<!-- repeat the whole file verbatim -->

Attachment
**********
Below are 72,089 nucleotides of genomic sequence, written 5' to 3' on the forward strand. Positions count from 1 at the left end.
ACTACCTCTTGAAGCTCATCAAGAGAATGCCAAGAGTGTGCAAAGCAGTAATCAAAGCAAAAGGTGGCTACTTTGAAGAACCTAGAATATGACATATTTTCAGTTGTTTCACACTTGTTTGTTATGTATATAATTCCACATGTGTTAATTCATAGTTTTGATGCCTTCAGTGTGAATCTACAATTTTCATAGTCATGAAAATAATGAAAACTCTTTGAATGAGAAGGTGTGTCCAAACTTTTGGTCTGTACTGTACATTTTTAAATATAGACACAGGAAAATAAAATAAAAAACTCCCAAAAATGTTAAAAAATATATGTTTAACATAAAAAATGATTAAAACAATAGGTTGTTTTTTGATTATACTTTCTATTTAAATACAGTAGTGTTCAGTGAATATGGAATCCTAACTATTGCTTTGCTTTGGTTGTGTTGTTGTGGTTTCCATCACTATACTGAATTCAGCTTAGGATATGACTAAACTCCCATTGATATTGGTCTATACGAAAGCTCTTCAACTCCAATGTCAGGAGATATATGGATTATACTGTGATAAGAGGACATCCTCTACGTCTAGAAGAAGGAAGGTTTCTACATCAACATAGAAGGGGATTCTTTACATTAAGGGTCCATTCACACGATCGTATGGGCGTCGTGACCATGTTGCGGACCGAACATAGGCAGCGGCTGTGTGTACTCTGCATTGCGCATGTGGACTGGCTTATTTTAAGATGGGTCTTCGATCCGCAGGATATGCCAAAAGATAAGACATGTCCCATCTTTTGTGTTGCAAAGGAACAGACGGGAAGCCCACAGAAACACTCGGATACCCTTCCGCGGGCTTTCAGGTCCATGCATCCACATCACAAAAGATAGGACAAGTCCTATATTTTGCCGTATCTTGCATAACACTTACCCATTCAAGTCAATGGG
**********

Below are 72,089 nucleotides of genomic sequence, written 5' to 3' on the forward strand. Positions count from 1 at the left end.
ACTACCTCTTGAAGCTCATCAAGAGAATGCCAAGAGTGTGCAAAGCAGTAATCAAAGCAAAAGGTGGCTACTTTGAAGAACCTAGAATATGACATATTTTCAGTTGTTTCACACTTGTTTGTTATGTATATAATTCCACATGTGTTAATTCATAGTTTTGATGCCTTCAGTGTGAATCTACAATTTTCATAGTCATGAAAATAATGAAAACTCTTTGAATGAGAAGGTGTGTCCAAACTTTTGGTCTGTACTGTACATTTTTAAATATAGACACAGGAAAATAAAATAAAAAACTCCCAAAAATGTTAAAAAATATATGTTTAACATAAAAAATGATTAAAACAATAGGTTGTTTTTTGATTATACTTTCTATTTAAATACAGTAGTGTTCAGTGAATATGGAATCCTAACTATTGCTTTGCTTTGGTTGTGTTGTTGTGGTTTCCATCACTATACTGAATTCAGCTTAGGATATGACTAAACTCCCATTGATATTGGTCTATACGAAAGCTCTTCAACTCCAATGTCAGGAGATATATGGATTATACTGTGATAAGAGGACATCCTCTACGTCTAGAAGAAGGAAGGTTTCTACATCAACATAGAAGGGGATTCTTTACATTAAGGGTCCATTCACACGATCGTATGGGCGTCGTGACCATGTTGCGGACCGAACATAGGCAGCGGCTGTGTGTACTCTGCATTGCGCATGTGGACTGGCTTATTTTAAGATGGGTCTTCGATCCGCAGGATATGCCAAAAGATAAGACATGTCCCATCTTTTGTGTTGCAAAGGAACAGACGGGAAGCCCACAGAAACACTCGGATACCCTTCCGCGGGCTTTCAGGTCCATGCATCCACATCACAAAAGATAGGACAAGTCCTATATTTTGCCGTATCTTGCATAACACTTACCCATTCAAGTCAATGGG